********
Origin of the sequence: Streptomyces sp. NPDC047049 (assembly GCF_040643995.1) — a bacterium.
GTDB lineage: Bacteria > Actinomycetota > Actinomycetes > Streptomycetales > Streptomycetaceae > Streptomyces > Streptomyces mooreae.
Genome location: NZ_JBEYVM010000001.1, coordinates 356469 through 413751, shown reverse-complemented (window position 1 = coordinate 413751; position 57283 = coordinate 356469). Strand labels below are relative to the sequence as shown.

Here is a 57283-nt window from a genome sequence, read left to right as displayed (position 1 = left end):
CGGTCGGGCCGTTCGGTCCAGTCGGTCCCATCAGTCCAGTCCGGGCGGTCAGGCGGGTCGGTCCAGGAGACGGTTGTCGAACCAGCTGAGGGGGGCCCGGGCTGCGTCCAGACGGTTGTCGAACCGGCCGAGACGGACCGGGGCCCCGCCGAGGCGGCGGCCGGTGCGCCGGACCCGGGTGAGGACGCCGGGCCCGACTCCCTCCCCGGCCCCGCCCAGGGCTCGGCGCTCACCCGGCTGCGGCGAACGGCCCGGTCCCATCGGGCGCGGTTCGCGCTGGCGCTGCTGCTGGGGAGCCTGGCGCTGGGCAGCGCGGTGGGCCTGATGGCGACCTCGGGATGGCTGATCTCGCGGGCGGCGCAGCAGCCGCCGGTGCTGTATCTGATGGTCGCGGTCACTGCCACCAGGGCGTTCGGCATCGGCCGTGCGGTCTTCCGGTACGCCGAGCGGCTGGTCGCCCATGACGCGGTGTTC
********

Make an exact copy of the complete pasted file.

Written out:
Origin of the sequence: Streptomyces sp. NPDC047049 (assembly GCF_040643995.1) — a bacterium.
GTDB lineage: Bacteria > Actinomycetota > Actinomycetes > Streptomycetales > Streptomycetaceae > Streptomyces > Streptomyces mooreae.
Genome location: NZ_JBEYVM010000001.1, coordinates 356469 through 413751, shown reverse-complemented (window position 1 = coordinate 413751; position 57283 = coordinate 356469). Strand labels below are relative to the sequence as shown.

Here is a 57283-nt window from a genome sequence, read left to right as displayed (position 1 = left end):
CGGTCGGGCCGTTCGGTCCAGTCGGTCCCATCAGTCCAGTCCGGGCGGTCAGGCGGGTCGGTCCAGGAGACGGTTGTCGAACCAGCTGAGGGGGGCCCGGGCTGCGTCCAGACGGTTGTCGAACCGGCCGAGACGGACCGGGGCCCCGCCGAGGCGGCGGCCGGTGCGCCGGACCCGGGTGAGGACGCCGGGCCCGACTCCCTCCCCGGCCCCGCCCAGGGCTCGGCGCTCACCCGGCTGCGGCGAACGGCCCGGTCCCATCGGGCGCGGTTCGCGCTGGCGCTGCTGCTGGGGAGCCTGGCGCTGGGCAGCGCGGTGGGCCTGATGGCGACCTCGGGATGGCTGATCTCGCGGGCGGCGCAGCAGCCGCCGGTGCTGTATCTGATGGTCGCGGTCACTGCCACCAGGGCGTTCGGCATCGGCCGTGCGGTCTTCCGGTACGCCGAGCGGCTGGTCGCCCATGACGCGGTGTTC